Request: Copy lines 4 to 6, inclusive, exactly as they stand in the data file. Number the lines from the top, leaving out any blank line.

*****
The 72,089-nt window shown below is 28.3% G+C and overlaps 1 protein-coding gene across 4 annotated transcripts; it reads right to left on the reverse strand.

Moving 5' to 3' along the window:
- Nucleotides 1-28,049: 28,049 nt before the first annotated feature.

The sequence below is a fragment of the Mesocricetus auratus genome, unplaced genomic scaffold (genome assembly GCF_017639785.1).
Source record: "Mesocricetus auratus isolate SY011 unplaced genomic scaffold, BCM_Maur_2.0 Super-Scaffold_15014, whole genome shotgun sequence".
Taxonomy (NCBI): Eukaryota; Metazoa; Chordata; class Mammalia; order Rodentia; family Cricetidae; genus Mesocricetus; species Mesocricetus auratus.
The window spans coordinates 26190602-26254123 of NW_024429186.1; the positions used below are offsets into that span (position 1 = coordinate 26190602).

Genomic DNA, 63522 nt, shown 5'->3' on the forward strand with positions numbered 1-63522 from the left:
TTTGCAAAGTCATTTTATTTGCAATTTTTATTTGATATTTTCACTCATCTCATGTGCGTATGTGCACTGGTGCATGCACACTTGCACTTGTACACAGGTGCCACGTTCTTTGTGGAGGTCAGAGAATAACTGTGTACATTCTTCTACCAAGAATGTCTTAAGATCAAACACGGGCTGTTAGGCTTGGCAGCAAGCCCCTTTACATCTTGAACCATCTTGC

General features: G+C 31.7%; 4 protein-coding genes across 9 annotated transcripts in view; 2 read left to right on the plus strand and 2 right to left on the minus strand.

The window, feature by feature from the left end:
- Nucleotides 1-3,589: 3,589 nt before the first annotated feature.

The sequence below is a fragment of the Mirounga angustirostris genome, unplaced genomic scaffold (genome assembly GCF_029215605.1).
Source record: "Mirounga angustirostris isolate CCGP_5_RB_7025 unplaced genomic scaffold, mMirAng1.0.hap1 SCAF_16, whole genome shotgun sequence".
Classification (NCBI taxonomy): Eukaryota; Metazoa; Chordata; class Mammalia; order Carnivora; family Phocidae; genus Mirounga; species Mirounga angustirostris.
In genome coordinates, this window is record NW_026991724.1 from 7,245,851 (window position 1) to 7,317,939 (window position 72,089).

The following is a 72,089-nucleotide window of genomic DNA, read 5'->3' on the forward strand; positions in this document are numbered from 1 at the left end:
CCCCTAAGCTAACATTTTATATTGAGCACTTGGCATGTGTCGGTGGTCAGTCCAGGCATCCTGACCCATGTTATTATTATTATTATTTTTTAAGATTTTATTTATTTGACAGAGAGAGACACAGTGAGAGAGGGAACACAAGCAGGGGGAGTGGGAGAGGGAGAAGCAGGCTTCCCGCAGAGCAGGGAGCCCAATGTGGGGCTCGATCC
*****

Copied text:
The sequence below is a fragment of the Mesocricetus auratus genome, unplaced genomic scaffold (genome assembly GCF_017639785.1).
Source record: "Mesocricetus auratus isolate SY011 unplaced genomic scaffold, BCM_Maur_2.0 Super-Scaffold_15014, whole genome shotgun sequence".
Taxonomy (NCBI): Eukaryota; Metazoa; Chordata; class Mammalia; order Rodentia; family Cricetidae; genus Mesocricetus; species Mesocricetus auratus.